There might be terminologies and ideas there that are not really something you can absorb well on your own (there should be initial knowledge), so you need to be really careful when choosing the topic.
Chess books can be really confusing
A lot of beginners actually find it hard to gain any value from chess books since the notations are confusing and they are likely to pick the wrong topic. Considering that they are beginners, they are likely to not know how to read or write chess notations.
Of course even beginners have to learn notations at some point, but it does make the actual reading of a chess book much more difficult. It is unlike a video course for example where you just have to sit back and see the positions.
You have to visualize sometimes which concepts are being taught rather than just seeing it with your own eyes, it can be really confusing.
Sometimes you have to look on an actual board (not just the image of the book) in order to very quickly skim through the contents.
Chess books are useless without application
I have seen a lot of strong players say that reading chess books really helped them overcome their plateau, but also a lot has stated that playing is probably much more important overall.
You can read all the chess books in the world and memorize their ideas but there is one thing that reading these sources could not give, which is instincts that come from the experience of playing.
Reading a chess book should only be a preparation for the actual matches not the harbinger of the result, that will be decided by you only.
If you do not apply what you learned from the book then it wouldn’t make much difference from not reading the book at all.
Chess books are just one of the major mediums that will deliver knowledge, it is a source of information that would be useless if not applied in practical conditions.
This is something you should understand, learning through mediums should only be a supplement not a substitute from actual playing.
Chess books are not cheat sheets
Some beginners get disappointed from the result of reading a chess book not because there isn’t any value, but because it was not what they were expecting. Beginners after all look for the cheat sheet that will ultimately win them games conveniently.
This is the wrong mindset since chess books are just a supplement, not substitute from the experience of playing.
Do not expect immediate improvement after scrolling through an entire chess book, it is not a silver bullet that will boost your Elo magically.
You still have to apply what you have learned after all, some beginners will just give up reading through a book halfway since they couldn’t really see the magic win in their games.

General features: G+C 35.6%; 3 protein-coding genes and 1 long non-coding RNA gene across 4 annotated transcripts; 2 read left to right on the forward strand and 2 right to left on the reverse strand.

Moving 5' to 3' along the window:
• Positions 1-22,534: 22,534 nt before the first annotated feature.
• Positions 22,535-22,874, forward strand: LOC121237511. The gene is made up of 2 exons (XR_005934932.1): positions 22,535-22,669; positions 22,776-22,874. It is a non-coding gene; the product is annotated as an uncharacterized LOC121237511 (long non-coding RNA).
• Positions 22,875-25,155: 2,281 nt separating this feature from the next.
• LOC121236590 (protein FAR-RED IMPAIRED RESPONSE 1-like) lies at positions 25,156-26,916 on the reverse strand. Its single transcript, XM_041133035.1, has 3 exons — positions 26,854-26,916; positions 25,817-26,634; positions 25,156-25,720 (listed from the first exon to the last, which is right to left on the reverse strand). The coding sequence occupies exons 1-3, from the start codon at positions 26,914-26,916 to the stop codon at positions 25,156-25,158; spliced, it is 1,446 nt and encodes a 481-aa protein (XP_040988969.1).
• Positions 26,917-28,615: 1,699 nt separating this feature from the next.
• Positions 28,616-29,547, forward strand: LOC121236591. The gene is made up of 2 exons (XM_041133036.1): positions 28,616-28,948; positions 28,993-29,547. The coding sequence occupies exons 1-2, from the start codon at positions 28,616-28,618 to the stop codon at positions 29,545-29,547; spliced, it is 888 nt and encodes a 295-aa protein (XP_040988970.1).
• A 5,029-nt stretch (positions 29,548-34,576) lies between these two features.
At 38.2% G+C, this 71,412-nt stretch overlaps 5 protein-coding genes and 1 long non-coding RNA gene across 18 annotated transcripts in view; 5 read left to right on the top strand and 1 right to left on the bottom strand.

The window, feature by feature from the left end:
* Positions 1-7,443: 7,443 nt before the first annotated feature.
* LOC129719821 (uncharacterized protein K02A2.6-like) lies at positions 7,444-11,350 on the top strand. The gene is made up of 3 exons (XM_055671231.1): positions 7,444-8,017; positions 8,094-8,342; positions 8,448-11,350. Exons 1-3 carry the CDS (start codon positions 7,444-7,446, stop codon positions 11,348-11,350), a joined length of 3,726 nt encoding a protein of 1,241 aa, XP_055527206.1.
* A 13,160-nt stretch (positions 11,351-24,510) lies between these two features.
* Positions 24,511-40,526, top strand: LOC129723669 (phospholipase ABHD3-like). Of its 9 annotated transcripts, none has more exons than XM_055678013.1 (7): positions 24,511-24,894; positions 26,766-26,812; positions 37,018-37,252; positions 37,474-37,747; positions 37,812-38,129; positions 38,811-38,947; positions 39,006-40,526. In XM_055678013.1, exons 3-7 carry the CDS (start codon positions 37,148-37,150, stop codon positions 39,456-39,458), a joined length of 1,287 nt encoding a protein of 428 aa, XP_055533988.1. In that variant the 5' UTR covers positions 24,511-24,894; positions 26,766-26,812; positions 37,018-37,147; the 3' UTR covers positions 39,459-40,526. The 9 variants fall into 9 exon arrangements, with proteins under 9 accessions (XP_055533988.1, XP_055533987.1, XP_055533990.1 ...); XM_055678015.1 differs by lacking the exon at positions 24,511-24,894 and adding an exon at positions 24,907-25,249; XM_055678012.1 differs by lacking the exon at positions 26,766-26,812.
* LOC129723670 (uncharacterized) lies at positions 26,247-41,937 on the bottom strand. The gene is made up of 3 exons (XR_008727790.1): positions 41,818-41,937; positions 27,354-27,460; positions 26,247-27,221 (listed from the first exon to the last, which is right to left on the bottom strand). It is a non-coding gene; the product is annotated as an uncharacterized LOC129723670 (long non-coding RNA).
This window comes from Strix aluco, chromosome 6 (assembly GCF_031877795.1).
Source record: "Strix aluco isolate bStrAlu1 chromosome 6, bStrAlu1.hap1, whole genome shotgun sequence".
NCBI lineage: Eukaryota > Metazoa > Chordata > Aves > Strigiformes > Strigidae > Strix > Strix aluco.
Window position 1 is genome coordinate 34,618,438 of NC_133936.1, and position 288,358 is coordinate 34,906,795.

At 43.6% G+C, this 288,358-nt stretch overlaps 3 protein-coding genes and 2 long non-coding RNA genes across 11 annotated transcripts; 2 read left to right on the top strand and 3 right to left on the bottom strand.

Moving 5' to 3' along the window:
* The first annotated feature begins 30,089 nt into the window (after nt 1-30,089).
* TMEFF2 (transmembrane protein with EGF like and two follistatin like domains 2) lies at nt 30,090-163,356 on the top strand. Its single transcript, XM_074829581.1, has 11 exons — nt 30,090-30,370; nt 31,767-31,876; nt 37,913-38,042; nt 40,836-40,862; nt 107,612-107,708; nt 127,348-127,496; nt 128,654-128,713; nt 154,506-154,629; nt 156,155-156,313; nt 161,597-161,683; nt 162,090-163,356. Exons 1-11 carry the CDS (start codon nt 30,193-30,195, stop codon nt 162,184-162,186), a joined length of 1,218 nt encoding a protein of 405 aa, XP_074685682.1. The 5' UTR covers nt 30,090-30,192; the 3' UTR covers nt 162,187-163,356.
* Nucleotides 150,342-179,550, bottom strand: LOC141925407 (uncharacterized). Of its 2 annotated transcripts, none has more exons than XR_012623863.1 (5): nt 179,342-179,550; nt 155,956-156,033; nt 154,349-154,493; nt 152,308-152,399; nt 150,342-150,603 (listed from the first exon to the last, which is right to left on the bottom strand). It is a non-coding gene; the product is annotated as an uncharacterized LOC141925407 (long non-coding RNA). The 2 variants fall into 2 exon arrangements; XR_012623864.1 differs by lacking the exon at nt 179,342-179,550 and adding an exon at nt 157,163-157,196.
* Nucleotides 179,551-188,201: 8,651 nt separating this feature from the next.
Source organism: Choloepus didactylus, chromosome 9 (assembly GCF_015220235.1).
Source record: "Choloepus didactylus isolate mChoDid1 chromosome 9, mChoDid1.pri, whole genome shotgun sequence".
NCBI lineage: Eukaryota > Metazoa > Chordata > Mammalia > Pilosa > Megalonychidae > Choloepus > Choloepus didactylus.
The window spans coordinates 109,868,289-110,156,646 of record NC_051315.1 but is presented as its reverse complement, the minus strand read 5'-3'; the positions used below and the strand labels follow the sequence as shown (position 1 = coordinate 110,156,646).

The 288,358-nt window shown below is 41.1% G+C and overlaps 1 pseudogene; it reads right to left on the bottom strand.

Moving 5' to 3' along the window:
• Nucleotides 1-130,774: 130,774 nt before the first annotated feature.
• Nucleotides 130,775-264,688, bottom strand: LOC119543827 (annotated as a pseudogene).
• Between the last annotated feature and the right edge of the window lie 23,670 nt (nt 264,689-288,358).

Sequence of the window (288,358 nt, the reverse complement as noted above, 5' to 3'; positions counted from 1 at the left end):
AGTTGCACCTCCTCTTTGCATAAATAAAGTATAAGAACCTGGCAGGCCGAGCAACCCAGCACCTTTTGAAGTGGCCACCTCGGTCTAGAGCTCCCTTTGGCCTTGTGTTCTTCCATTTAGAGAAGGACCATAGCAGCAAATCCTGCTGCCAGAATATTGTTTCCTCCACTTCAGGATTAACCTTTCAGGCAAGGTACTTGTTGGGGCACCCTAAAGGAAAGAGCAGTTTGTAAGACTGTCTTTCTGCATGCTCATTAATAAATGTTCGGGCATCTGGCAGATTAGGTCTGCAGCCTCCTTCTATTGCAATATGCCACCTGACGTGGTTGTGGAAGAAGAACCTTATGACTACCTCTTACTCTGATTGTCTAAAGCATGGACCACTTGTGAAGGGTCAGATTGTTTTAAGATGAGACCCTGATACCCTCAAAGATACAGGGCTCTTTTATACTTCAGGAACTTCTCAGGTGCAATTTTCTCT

It does help you win, but you have to play well by properly applying what you’ve learned. do not fall into the trap of unrealistic expectations.
Are there any other alternatives to reading chess books?
This is something that we should ask ourselves, chess books after all are not the only source of information.
Some alternatives to chess books are e-books that learners can easily download in most cell phones, video courses that are presented visually, and audiobooks that players can just listen to if they are familiar with chess notations.
A lot of players say that chess books have improved their game since most of them are older people that are already accustomed to old ways of learning chess (though books are still really popular with some young people)
The world has already advanced since the dominance of books as a source of information, there are other mediums now like e-books, audiobooks, and courses that would probably work better for some individuals.
For someone who doesn’t like the extraneous amount of space that a book needs for storage, an ebook that can be stored in a cell phone will probably be more suitable.
If you are someone who likes listening during those hours of the day rather than reading, then audiobooks might be more helpful for you.
Audio Books though are really more restricted than regular books since chess is just a visual game, there are certain limitations to what things can be taught in an audiobook (but it is possible with chess notations).
The easiest of all will probably be a chess video course where the positions get demonstrated with an actual visual chessboard, that might be more applicable for some people.
The helpfulness of a chess book depends on whether you can finish it
Chess books will of course turn out to be not that helpful if you’re unable to read the whole thing, you should also consider your attention span when it comes to different mediums of learning.
Perhaps you are much more likely to finish a 5 hr. video course than reading an entire book.
Then, in this case, you should prefer video courses to chess books since you are more likely to watch the whole thing and absorb all the ideas than just by reading a book.
Or maybe you are more likely to finish an audiobook by just listening (once you got a grasp of chess notations), you should also consider your attention span when determining the right medium.
Do you now know if chess books are helpful?
We certainly have evolved from our old ways of delivering information, and it is a good thing since it is a sign of improvement. However the written format will never go away in human history, we have been doing it for centuries for a reason.
All the videos and audios are good, but chess books have their place if you know how to use it correctly.
But as I discussed above, there are certain pitfalls that you can fall into when trying to learn with a book, so it’s just best to determine your preference whenever thinking of getting one.
Hope this article will be a good resource for such a decision! That is all, sleep well and play chess.